The Best Protein Intake Calculator for Muscle Gain and Fat Loss

We looked at all the studies and spoke to multiple experts to land on the ideal number.

When it comes to building muscle and losing fat, few questions can be as confusing as that of how much protein you should consume. The FDA’s suggestions for avoiding a protein deficiency are a lot lower than what the average lean, muscular person will tell you they eat. What’s the minimum and is there a maximum? We talked to multiple experts and look at a ton of research to land on the formulas used in this calculator. 

Protein Intake Calculator

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Editor’s note: The content on BarBend is meant to be informative in nature, but it shouldn’t take the place of advice and/or supervision from a medical professional. The opinions and articles on this site are not intended for use as diagnosis, prevention, and/or treatment of health problems. Speak with your physician if you have any concerns.

How We Calculated Your Protein Intake

There’s a difference between avoiding a nutrient deficiency and eating the optimal amount of a nutrient. (Think how much Vitamin C will keep you from getting scurvy vs. the amount you might supplement with during flu season.)

The U.S. Food and Drug Administration’s daily value for protein is 50 grams, based on a 2,000-calorie diet, which is 10 percent of your total calories. A protein deficiency can cause muscle wasting and a greater risk of bone fractures, among other issues.(1)(2)

But if you want to maximize the amount of muscle you can build and minimize the amount of fat you’ll gain? Or if you’re eating in a calorie deficit, if you want to maximize muscle retention and fat loss, then just about every expert and non-expert (like that jacked guy at your gym) will recommend anywhere from 0.5 to 2 grams of protein per pound of bodyweight.

Here’s what the data says on setting your own intake.

chicken free

Minimum Protein Intake

Again, we’re not talking about the minimum amount to avoid a deficiency, here. We’re talking about the amount, in the words of the The International Association of Athletics Federations (IAAF),

to train as hard as possible with optimal adaptation and recovery, to remain healthy and injury free, to achieve a physique that is suited to their event, and to perform at their best on the day(s) of peak competitions.(3)

In other words, if you want to train hard, recover well, and look nice. And the IAAF’s position paper (linked above) falls right in line with the position paper of the American Dietetic Association, Dietitians of Canada, and the American College of Sports Medicine: the minimum intake “active individuals” should shoot for is 1.2 to 1.7 grams per kilogram of bodyweight, or 0.54 to 0.77 grams per pound.(4)

Sports dietitians and nutritionists we’ve spoken to, like Precision Nutrition’s Brian St. Pierre, MS, RD, Stronger By Science’s Dr. Eric Trexler, and Dr. Mike T. Nelson, simplify that by saying the “floor” you should hit every day is 0.7 grams per pound of bodyweight. That’s your minimum. A lot of research, like a meta-analysis of 49 studies published in the British Journal of Sports Medicine, supports that number as well.(5)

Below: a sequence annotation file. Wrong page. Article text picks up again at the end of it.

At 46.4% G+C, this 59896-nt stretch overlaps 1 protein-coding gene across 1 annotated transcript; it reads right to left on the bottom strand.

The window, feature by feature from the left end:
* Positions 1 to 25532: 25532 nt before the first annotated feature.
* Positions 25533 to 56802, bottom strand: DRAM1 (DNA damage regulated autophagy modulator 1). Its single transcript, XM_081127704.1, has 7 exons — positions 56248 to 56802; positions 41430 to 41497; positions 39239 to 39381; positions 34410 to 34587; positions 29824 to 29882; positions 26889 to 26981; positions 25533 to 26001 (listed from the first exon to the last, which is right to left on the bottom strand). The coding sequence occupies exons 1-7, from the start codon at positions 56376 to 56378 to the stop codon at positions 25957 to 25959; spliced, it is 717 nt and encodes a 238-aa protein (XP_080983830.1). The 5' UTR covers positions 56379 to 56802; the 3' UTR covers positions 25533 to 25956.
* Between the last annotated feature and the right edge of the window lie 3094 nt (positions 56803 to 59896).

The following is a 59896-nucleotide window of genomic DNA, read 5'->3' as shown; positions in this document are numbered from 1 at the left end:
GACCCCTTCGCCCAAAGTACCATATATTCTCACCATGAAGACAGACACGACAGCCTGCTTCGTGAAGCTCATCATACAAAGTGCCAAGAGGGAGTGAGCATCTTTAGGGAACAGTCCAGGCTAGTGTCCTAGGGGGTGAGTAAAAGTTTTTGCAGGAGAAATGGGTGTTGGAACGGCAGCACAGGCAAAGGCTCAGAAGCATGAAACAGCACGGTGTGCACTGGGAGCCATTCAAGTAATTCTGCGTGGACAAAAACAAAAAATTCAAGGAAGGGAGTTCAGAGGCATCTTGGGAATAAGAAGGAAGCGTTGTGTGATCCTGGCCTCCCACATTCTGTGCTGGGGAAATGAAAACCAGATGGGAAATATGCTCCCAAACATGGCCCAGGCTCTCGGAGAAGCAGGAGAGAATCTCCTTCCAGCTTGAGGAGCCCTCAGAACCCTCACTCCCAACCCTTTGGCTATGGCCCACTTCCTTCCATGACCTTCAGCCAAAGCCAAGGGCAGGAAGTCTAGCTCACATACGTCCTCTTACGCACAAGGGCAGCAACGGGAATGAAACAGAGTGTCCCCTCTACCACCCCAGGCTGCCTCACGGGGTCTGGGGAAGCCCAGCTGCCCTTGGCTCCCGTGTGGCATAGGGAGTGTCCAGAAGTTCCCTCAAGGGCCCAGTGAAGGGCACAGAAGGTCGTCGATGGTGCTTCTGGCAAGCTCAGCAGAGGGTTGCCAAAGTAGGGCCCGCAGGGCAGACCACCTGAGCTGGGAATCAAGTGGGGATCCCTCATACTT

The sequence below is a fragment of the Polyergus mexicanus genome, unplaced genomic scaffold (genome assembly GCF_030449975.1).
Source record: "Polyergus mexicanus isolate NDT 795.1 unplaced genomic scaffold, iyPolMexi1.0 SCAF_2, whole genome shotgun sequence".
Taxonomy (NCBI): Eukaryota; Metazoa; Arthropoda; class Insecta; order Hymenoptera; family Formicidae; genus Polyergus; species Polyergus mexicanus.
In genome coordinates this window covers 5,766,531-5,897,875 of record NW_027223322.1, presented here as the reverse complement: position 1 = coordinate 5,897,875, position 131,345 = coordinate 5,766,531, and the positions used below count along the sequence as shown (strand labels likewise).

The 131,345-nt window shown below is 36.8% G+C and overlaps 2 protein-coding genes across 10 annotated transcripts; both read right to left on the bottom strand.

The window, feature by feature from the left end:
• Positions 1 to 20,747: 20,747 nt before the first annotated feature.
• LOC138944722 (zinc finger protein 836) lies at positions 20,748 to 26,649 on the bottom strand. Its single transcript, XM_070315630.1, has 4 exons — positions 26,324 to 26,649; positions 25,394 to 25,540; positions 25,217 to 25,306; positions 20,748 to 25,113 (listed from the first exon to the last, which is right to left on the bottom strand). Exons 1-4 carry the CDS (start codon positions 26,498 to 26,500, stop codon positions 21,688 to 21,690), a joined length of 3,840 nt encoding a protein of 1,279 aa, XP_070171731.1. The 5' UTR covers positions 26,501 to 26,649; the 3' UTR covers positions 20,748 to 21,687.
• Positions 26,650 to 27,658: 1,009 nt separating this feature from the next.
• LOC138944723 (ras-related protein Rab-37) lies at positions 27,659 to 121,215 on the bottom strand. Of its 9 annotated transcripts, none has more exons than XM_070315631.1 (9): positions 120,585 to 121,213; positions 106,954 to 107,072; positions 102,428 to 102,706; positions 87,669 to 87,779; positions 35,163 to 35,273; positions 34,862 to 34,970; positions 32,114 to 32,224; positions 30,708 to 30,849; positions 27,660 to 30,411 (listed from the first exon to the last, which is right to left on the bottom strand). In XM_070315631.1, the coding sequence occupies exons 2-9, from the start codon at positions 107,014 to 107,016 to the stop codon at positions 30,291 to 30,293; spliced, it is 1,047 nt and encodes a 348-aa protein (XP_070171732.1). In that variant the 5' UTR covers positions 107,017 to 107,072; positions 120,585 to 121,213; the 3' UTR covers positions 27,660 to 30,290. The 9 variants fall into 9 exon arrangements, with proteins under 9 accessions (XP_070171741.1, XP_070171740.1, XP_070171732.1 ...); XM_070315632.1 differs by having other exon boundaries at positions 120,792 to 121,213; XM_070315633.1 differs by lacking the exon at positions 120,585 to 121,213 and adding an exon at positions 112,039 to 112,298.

“If your goal is muscle gain, the evidence doesn’t really suggest that eating more protein than that helps you gain more muscle,” says St. Pierre. 

Average Protein Intake

When we say “average” protein intake, we’re talking about the standard amount that’s most often recommended by bodybuilders and athletes, which is 1 gram per pound of bodyweight.

“I mean, I’ve told people that,’ says Dr. Nelson. “Especially if you’re cutting and you’re hypocaloric, yeah you can go to a gram per pound of bodyweight. That’s probably going to be fine, if you want to err on being conservative and make sure you’re covering the widest possible population? I think that’s fine.”

A gram per pound of bodyweight can also be a good goal to aim for not just because it won’t be any worse for your physique, but also because if you aim for this goal and you fall short, even by 30 percent, you’re still hitting the minimum advised. It’s not a big deal if you miss this goal, whereas those who keep their macros at the minimum may find themselves needing to be stricter with their diet.

High Protein Intake for Fat Loss

If you noticed Dr. Nelson’s comment about being hypocaloric (that’s in a calorie deficit), you may be wondering if there’s evidence that protein needs might change based on if you’re trying to lose fat or gain muscle.

To be clear: the majority of research and the most prominent sports nutrition bodies agree that there’s probably no need to exceed the daily 0.7 grams per pound, even if you’re trying to lose weight.

That said, there are a couple of studies that have suggested more protein might be useful if you have a good amount of muscle mass and are trying to lose fat quickly. One, published in The American Journal of Clinical Nutrition, , found that athletes in a big calorie deficit (40 percent below maintenance) maintained more muscle and lost more fat eating 1.1 grams of protein per pound than a group taking 0.54 grams, the absolute minimum recommended by the American College of Sports Medicine.(6)

bodybuilding